Forget about where the tone isn’t working. Where is it working? For example, I feel like the first chapter of my WIP sets the tone I want to convey in the rest of the story, and there’s a scene in the middle that has really snappy dialogue and great pacing that reflect what I’m looking for. Identifying and rereading those scenes can help us carry that tone through the next scene we’re working on.

Note: Plenty of authors advise not rereading while you’re writing a first draft. That’s great advice and probably works for a lot of people, but it’s not for me. Maybe it’s not for you either. For example, right now I know what I need to write. I know that I could sit down and write the ending. I also know that, until I get my bearings, that’s not the correct course of action—for me. Pressing pause for a few days won’t hurt my story or my process, and in fact, will probably help me avoid the worst of those massive rewrites.

Midweek ROW80 check-in

1ROW80Logocopy.) Finish a draft of Good, Old-Fashioned Magic: Wrote 972 words. Hopefully I start writing again later this week.

2.) Reading to hone my craft: Finished reading “2K to 10K: Writing Faster, Writing Better, and Writing More of What You Love” by Rachel Aaron. I definitely recommend it. I also started the second to last chapter of Julia Cameron’s “Walking in This World.”

3.) Blog at least two times a week, on Wednesdays and Sundays: On target.

4.) Check in on Twitter daily and on WANA Tribe at least once/week: On target.

5.) Comment on 5-6 blogs per day, Monday-Thursday: On target.

6.) Super-secret project: Write two articles/posts each week for that project. No progress on this front. I did write an article to submit to another publication—that sort-of counts, right? 😉

A Round of Words in 80 Days (ROW80), founded by author Kait Nolan, is the writing challenge that knows you have a life. It’s also a blog hop!

What do you do when you’re struggling with finishing a story? Any advice for fellow writers on nailing the tone of a story? Do you worry about tone in a first draft, or is that more of a second draft concern for you? Do you write your first drafts without stopping?

#ROW80 check-ins, revising, writing process, writing updates

When the story veers off course–and midweek ROW80 check-in

Sometimes, the words flow like raindrops in a summer downpour. And then, that downpour is immediately followed by a dry spell.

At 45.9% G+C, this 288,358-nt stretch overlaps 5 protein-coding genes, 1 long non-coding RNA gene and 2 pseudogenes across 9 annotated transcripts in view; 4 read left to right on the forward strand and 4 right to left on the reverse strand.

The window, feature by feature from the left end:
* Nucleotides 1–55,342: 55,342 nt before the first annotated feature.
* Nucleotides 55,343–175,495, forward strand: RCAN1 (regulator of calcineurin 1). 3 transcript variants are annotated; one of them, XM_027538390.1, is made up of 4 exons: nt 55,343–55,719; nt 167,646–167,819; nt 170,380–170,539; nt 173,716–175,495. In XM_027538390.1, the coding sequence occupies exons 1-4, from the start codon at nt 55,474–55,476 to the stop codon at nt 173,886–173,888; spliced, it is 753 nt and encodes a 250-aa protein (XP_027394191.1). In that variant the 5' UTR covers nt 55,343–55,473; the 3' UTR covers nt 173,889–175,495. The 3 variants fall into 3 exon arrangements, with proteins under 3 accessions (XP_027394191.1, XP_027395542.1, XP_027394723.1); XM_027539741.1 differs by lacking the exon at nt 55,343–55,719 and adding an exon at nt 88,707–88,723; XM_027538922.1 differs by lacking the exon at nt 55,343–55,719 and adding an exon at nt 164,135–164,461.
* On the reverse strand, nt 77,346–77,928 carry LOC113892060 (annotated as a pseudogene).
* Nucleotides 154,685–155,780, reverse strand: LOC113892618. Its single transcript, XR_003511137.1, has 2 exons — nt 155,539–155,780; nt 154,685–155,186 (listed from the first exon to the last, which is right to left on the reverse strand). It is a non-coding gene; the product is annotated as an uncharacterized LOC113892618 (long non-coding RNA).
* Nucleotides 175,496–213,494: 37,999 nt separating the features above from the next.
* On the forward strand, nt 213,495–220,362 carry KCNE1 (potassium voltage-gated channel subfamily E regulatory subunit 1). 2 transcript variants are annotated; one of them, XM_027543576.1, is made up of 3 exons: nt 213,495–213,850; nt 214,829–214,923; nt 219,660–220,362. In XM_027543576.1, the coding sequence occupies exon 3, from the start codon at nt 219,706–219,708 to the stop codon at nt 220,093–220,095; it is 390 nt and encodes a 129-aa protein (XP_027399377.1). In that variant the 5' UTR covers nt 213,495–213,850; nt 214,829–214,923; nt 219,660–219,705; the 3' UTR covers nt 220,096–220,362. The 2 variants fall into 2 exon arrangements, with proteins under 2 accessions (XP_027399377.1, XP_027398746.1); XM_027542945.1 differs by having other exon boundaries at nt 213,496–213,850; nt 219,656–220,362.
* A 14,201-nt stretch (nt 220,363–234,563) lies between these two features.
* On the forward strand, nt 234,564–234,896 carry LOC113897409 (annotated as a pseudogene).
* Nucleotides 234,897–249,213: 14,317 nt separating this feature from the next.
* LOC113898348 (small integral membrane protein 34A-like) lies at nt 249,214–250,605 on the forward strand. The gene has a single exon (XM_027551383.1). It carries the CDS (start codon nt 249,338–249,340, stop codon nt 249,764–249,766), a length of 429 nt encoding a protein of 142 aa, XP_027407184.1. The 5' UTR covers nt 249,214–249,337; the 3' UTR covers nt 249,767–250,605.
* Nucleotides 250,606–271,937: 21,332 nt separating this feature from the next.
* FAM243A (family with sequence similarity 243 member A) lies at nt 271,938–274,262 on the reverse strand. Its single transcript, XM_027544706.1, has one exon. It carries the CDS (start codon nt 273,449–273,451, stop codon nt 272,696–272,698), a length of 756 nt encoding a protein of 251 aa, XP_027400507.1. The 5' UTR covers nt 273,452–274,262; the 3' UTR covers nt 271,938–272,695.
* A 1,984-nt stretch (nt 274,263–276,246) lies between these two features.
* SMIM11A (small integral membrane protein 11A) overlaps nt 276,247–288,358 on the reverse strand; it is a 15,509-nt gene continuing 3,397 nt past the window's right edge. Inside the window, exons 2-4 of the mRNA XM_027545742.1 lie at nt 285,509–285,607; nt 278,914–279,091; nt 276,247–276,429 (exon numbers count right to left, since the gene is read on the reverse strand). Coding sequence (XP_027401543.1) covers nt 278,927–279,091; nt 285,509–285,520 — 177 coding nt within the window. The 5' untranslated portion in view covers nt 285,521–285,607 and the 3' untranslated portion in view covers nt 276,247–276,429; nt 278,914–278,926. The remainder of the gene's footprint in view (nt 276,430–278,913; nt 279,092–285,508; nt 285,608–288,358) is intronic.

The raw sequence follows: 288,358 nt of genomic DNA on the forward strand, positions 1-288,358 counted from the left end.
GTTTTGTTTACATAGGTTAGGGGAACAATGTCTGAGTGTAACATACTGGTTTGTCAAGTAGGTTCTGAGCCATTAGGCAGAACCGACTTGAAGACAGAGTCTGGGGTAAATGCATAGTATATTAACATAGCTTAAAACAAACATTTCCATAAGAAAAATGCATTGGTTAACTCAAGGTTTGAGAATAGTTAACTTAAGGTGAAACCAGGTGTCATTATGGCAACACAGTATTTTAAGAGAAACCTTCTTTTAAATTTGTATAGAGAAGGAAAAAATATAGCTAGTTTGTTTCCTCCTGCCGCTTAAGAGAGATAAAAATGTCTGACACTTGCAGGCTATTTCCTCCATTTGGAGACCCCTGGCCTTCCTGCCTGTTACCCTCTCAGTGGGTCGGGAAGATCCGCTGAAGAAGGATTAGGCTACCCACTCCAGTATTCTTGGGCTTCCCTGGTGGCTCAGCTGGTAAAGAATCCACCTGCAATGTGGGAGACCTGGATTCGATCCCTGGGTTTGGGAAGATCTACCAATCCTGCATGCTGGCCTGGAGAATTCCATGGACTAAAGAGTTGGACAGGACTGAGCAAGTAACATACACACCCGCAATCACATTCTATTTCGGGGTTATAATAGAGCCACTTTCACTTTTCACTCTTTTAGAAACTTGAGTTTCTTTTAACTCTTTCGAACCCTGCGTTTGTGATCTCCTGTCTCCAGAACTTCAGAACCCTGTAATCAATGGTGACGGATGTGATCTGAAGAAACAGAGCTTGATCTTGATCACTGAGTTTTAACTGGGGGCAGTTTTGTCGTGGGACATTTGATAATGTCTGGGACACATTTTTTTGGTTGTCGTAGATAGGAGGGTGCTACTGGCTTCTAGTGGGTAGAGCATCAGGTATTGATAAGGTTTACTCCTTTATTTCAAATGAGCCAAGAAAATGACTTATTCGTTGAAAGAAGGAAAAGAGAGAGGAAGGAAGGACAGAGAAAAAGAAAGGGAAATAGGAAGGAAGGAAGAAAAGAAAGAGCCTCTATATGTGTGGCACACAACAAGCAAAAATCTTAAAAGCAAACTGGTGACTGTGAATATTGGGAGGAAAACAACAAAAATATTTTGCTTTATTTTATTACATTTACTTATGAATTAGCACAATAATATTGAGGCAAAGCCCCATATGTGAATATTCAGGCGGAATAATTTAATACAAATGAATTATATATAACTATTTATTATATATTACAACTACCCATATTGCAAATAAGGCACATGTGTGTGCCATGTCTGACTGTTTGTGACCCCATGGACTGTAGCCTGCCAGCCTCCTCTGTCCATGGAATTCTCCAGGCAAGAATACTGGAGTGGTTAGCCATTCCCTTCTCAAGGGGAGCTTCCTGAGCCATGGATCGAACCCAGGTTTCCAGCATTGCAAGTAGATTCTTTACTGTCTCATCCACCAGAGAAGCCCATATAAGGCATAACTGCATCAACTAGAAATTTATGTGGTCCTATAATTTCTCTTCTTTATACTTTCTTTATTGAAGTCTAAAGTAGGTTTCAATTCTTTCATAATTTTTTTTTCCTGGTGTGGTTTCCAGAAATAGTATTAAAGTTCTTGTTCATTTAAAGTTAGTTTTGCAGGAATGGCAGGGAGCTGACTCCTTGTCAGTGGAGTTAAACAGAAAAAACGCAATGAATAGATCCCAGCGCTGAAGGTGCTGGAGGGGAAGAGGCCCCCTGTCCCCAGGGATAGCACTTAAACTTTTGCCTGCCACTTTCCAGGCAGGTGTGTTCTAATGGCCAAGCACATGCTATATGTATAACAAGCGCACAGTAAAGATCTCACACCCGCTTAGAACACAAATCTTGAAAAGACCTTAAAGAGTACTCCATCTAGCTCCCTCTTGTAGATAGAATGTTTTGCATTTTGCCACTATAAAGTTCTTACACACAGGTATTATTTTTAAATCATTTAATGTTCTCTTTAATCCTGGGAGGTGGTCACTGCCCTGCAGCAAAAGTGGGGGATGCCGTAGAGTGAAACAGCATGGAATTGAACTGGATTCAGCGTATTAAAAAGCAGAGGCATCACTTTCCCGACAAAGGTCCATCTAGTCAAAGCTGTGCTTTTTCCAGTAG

I know the reason: I realized late last week as I sat down to write that I was headed in the wrong direction in my WIP. Part of me wanted to keep going, but that seems a bit like driving 15 miles in the wrong direction on the interstate because I took a wrong turn. No, the best thing to do is to pull over, figure out where I went wrong, retrace my steps, and get the story back on track.

And this despite the fact that I have an outline. I see now that part of the problem is that there are holes in the outline—why would the villain do X instead of Y, when Y is his normal modus operandi? How will his sudden change bring the heroine face to face with her greatest fears, and what’s the best way to show that on the page? What will she learn about herself and how will she change as a result?

So the beginning of this week hasn’t led to much writing, mostly just slogging through the story trying to identify the moment things veered off course and set them back on the correct path. Today, I have a new scene planned out that should help with that. This week is less about word count and more about re-envisioning some of my scenes—even though I’m so close to the end of this story I can feel it, and I really want to race toward The End.

Still, the beginning of the week hasn’t been completely unproductive. I went to a concert Monday night, and the music, a mix of Vivaldi’s “The Four Seasons” with some Bach and Tchaikovsky thrown in, was the perfect backdrop for writing inspiration to strike. I began picturing scenes from a short story and, by the end of the performance, not only was I swept away by the music (the performance was fantastic!), but I also had a clearly formed idea for that story in my head.